Total different committees if two of the men refuse to serve together = 2240 - 80 = 2160

I am doing something wrong here, where am i going wrong?

-----------------------

Realize my mistake, i am duplicating count when i multiply by 8.

The numbers you get will have duplications.

Let's take for example the red part of your solution above: consider five women: {A, B, C, D, E}. When you choose 3 of them (with $$C^3_5$$) you can get for example the group {A, B, C} next when you choose one from 8 people then you can get one more woman, for example D, so you'll have in the group 4 women {A, B, C, D}. Now, if you choose the group {A, B, D}, with $$C^3_5$$ and then choose C from 8 people then you'll basically will get the same 4 women group: {A, B, C, D}.

Hope it's clear.
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Re: A committee of 6 is chosen from 8 men and 5 women so as to  [#permalink]

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20 Feb 2012, 08:36
Thanks Bunuel for explaining..it's clear to me now..
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22 Jul 2012, 20:19
Bunuel wrote:
Geronimo wrote:
A committee of 6 is chosen from 8 men and 5 women so as to contain at least 2 men and 3 women. How many different committees could be formed if two of the men refuse to serve together?

(1) 635
(2) 700
(3) 1404
(4) 2620
(5) 3510

Committee can have either: 2 men and 4 women OR 3 men and 3 women (to meet the condition of at least 2 men and 3 women).

Ways to chose 6 members committee without restriction (two men refuse to server together) : $$C^2_8*C^4_5+C^3_8*C^3_5 = 700$$

Ways to chose 6 members committee with two particular men serve together: $$C^2_2*C^4_5+(C^2_2*C^1_6)*C^3_5=5+60=65$$

700-65 = 635

Hey Bunuel,

Sorry I am in the same camp as Apex. I am trying two reconcile considering that I can pick 2 men, 3 women, and 1 of the remaining, instead of having to break it into two scenarios of (2 Men, 4 Women) and (3 Men, 4 Women)

Ways to chose 6 members committee without restriction: $$C^2_8*C^3_5*C^1_8 =2240$$

What I am doing wrong in the method above? The two should give the same number.
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23 Jul 2012, 22:22
3
alphabeta1234 wrote:

Hey Bunuel,

Sorry I am in the same camp as Apex. I am trying two reconcile considering that I can pick 2 men, 3 women, and 1 of the remaining, instead of having to break it into two scenarios of (2 Men, 4 Women) and (3 Men, 4 Women)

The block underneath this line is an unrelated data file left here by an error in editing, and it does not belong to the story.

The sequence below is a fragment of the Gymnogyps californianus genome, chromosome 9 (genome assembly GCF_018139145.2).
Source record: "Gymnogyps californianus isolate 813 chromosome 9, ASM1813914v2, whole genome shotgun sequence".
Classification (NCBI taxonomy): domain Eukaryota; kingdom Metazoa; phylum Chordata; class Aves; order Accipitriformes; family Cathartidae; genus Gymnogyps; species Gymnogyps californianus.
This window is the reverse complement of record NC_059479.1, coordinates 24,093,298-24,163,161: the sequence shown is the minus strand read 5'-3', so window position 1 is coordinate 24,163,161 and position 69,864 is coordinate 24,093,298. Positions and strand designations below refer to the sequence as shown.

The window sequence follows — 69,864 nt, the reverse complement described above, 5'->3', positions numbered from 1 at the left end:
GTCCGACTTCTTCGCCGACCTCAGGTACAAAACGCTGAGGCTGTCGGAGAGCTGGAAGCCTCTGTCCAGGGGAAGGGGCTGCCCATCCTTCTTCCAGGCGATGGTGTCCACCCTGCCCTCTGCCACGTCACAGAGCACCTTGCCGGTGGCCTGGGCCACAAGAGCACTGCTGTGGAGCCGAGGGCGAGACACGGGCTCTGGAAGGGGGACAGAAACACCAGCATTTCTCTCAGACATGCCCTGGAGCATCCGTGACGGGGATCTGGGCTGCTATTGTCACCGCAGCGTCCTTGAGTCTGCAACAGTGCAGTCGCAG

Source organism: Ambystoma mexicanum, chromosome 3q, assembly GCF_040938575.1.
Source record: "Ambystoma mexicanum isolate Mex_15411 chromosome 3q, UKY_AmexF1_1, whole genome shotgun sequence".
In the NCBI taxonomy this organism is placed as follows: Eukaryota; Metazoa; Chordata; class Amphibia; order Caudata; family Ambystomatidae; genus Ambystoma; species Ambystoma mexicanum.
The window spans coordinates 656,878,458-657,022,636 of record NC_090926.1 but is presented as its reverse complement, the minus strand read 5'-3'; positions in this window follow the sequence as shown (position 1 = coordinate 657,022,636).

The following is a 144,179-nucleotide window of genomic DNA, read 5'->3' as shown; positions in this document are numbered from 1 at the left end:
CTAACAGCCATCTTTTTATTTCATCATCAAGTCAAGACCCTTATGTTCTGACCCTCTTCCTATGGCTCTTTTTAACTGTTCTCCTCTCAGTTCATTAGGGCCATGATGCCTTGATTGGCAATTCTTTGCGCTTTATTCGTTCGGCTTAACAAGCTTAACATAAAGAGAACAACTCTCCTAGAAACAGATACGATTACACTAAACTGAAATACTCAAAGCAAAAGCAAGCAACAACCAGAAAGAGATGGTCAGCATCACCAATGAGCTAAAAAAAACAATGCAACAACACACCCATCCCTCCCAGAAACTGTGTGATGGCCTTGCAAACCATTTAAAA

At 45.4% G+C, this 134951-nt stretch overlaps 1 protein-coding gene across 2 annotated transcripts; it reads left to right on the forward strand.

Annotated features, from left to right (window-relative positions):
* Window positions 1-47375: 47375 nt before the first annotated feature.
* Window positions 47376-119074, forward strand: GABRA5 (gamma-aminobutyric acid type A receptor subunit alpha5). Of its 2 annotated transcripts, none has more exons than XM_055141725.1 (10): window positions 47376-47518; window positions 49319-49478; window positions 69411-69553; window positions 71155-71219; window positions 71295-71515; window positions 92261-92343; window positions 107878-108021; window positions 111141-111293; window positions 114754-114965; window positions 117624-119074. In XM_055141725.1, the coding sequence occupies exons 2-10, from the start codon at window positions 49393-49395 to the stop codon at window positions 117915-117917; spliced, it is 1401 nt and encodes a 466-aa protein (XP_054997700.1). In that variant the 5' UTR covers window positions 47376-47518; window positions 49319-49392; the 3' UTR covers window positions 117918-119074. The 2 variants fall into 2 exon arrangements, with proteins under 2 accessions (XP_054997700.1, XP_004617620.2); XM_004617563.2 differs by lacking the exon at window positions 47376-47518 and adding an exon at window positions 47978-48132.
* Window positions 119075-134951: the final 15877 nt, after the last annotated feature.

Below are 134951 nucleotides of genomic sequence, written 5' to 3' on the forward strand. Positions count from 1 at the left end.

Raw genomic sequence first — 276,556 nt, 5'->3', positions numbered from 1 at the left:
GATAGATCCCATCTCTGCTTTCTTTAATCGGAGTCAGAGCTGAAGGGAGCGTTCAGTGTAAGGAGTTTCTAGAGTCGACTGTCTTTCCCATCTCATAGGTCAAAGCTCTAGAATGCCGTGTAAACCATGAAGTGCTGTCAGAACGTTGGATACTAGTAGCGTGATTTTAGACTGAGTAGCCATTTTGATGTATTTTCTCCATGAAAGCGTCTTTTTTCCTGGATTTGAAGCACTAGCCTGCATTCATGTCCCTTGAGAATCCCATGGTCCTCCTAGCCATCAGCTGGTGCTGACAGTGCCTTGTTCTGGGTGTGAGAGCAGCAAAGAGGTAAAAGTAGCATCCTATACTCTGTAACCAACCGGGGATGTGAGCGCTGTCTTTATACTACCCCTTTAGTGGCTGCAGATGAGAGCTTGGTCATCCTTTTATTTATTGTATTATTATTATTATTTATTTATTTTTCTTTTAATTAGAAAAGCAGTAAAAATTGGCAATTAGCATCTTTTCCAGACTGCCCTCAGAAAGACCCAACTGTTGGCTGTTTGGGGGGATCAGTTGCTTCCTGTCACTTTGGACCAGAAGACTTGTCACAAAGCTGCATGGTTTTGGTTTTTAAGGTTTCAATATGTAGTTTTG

Ways to chose 6 members committee without restriction: $$C^2_8*C^3_5*C^1_8 =2240$$

What I am doing wrong in the method above? The two should give the same number.

Be careful when you do not have to arrange the people but need to choose multiple times from the same group.

Say, I want to make a team of 2 people from a group of 4 (A, B, C, D).
In how many ways can I do it?
Method1: 4C2 = 6 (AB, BC, CD, AC, AD, BD)
Method 2: If instead, I select 1 and then another, this is how I will do it: 4C1 * 3C1 = 12 (AB, BA, AC, CA...)
In the second case, I have arranged the 2 people in 2 ways. I first select A and then B in one case. I first select B and then A in another case.
But a team doesn't need arrangement, it only needs selection.
Hence, the second method is incorrect.

Similarly, in this question, you need to make a committee i.e. only select, not arrange. When you pick 2 men, 3 women and 1 of the remaining, you are double counting.

When you select 2 men in 8C2 ways, say you select A and B
When you select 3 women in 5C3 ways, say you select X, Y and Z.
When you select the last person, say you select a man C.

Now consider another case:
When you select 2 men in 8C2 ways, say you select A and C
When you select 3 women in 5C3 ways, say you select X, Y and Z.
When you select the last person, say you select a man B.

The committee is same in both the cases (A, B, C, X, Y, Z) but we count them as 2 different cases when we use your method.
Hence, there is double counting in your method. Therefore, you need to do what Bunuel suggested.

For more on P&C, check my blog: http://www.veritasprep.com/blog/categor ... er-wisdom/
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Re: A committee of 6 is chosen from 8 men and 5 women so as to  [#permalink]